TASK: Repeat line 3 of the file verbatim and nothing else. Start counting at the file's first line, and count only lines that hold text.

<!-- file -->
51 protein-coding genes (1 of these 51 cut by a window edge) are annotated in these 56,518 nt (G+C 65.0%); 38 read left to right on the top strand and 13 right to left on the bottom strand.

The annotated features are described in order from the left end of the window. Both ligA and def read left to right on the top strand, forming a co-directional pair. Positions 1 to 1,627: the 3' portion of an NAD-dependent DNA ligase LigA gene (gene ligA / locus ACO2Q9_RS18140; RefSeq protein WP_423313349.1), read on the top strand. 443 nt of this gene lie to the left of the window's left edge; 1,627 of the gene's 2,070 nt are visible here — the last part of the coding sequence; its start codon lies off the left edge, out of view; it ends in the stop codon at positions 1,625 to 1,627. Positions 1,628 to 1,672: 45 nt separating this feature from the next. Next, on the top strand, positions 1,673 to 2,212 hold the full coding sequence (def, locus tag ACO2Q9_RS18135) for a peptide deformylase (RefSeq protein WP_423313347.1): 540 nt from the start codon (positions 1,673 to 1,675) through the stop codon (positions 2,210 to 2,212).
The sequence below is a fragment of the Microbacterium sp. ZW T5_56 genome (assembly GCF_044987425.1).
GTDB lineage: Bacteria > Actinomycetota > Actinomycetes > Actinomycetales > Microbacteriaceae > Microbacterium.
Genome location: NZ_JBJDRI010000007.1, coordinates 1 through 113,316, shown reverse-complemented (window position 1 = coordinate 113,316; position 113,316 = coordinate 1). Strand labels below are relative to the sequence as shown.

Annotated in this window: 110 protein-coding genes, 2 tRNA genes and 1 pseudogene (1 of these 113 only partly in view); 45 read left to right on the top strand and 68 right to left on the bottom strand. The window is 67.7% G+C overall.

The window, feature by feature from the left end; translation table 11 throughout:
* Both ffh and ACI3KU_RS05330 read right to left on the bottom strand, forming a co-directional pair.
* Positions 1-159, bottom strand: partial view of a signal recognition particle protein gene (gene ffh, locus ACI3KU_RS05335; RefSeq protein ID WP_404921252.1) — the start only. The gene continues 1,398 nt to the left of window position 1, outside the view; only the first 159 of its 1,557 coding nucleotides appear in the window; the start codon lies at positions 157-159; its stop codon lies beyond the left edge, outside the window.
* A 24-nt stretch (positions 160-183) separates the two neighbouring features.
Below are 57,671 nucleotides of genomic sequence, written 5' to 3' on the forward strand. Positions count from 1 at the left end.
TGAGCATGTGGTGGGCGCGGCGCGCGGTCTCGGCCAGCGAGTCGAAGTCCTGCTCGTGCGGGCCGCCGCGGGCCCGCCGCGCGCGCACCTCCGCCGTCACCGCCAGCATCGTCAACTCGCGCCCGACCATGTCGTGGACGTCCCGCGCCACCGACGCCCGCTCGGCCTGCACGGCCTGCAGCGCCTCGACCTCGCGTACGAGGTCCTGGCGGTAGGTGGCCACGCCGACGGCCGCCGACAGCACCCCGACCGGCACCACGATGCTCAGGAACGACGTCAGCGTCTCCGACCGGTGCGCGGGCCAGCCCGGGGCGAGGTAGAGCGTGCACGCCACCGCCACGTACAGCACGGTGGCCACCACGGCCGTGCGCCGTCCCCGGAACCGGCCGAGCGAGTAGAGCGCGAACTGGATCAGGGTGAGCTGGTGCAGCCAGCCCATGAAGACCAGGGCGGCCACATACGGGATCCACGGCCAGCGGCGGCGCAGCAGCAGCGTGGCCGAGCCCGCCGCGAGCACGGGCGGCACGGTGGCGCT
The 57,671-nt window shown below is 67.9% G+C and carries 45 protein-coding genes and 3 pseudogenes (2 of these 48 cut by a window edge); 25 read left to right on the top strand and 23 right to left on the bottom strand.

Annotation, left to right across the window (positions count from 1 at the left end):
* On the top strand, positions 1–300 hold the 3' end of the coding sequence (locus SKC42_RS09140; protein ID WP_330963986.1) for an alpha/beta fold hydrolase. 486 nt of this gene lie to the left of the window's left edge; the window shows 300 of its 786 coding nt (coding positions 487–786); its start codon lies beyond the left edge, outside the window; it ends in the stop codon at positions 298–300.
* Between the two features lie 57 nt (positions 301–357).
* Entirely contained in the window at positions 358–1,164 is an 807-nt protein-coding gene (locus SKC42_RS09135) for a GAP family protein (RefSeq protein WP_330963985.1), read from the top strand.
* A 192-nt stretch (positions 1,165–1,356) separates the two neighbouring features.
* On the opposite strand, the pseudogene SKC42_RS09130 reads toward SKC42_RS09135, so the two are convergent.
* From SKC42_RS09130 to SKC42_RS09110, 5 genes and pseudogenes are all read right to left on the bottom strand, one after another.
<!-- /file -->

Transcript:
The sequence below is a fragment of the Microbacterium sp. ZW T5_56 genome (assembly GCF_044987425.1).